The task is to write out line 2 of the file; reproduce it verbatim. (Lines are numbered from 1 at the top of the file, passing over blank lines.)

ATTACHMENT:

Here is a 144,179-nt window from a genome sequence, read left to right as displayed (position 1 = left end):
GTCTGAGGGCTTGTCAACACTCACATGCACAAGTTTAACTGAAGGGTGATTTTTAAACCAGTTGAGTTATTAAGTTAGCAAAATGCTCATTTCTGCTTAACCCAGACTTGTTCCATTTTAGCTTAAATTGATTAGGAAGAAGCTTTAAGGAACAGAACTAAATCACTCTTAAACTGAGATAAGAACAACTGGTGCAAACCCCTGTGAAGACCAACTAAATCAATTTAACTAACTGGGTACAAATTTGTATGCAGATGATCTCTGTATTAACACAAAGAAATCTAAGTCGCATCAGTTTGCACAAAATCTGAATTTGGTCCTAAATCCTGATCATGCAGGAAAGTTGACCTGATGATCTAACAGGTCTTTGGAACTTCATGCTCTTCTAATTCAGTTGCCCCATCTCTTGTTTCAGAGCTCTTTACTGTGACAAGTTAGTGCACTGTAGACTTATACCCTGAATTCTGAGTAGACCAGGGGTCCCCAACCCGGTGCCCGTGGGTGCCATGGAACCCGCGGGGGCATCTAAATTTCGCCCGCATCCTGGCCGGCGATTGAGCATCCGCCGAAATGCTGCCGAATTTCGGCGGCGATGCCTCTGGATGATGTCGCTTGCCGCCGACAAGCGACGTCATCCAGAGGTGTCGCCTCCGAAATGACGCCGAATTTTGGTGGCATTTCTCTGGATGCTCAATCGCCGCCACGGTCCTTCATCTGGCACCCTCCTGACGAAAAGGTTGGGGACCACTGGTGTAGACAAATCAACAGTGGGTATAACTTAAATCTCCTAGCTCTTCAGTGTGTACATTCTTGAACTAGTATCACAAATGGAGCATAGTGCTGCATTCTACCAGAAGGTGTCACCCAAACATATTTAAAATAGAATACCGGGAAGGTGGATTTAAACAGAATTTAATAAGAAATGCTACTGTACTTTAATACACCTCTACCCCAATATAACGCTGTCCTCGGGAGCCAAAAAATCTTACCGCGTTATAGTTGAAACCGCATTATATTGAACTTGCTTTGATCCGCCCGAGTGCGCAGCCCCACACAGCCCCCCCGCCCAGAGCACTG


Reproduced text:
GTCTGAGGGCTTGTCAACACTCACATGCACAAGTTTAACTGAAGGGTGATTTTTAAACCAGTTGAGTTATTAAGTTAGCAAAATGCTCATTTCTGCTTAACCCAGACTTGTTCCATTTTAGCTTAAATTGATTAGGAAGAAGCTTTAAGGAACAGAACTAAATCACTCTTAAACTGAGATAAGAACAACTGGTGCAAACCCCTGTGAAGACCAACTAAATCAATTTAACTAACTGGGTACAAATTTGTATGCAGATGATCTCTGTATTAACACAAAGAAATCTAAGTCGCATCAGTTTGCACAAAATCTGAATTTGGTCCTAAATCCTGATCATGCAGGAAAGTTGACCTGATGATCTAACAGGTCTTTGGAACTTCATGCTCTTCTAATTCAGTTGCCCCATCTCTTGTTTCAGAGCTCTTTACTGTGACAAGTTAGTGCACTGTAGACTTATACCCTGAATTCTGAGTAGACCAGGGGTCCCCAACCCGGTGCCCGTGGGTGCCATGGAACCCGCGGGGGCATCTAAATTTCGCCCGCATCCTGGCCGGCGATTGAGCATCCGCCGAAATGCTGCCGAATTTCGGCGGCGATGCCTCTGGATGATGTCGCTTGCCGCCGACAAGCGACGTCATCCAGAGGTGTCGCCTCCGAAATGACGCCGAATTTTGGTGGCATTTCTCTGGATGCTCAATCGCCGCCACGGTCCTTCATCTGGCACCCTCCTGACGAAAAGGTTGGGGACCACTGGTGTAGACAAATCAACAGTGGGTATAACTTAAATCTCCTAGCTCTTCAGTGTGTACATTCTTGAACTAGTATCACAAATGGAGCATAGTGCTGCATTCTACCAGAAGGTGTCACCCAAACATATTTAAAATAGAATACCGGGAAGGTGGATTTAAACAGAATTTAATAAGAAATGCTACTGTACTTTAATACACCTCTACCCCAATATAACGCTGTCCTCGGGAGCCAAAAAATCTTACCGCGTTATAGTTGAAACCGCATTATATTGAACTTGCTTTGATCCGCCCGAGTGCGCAGCCCCACACAGCCCCCCCGCCCAGAGCACTG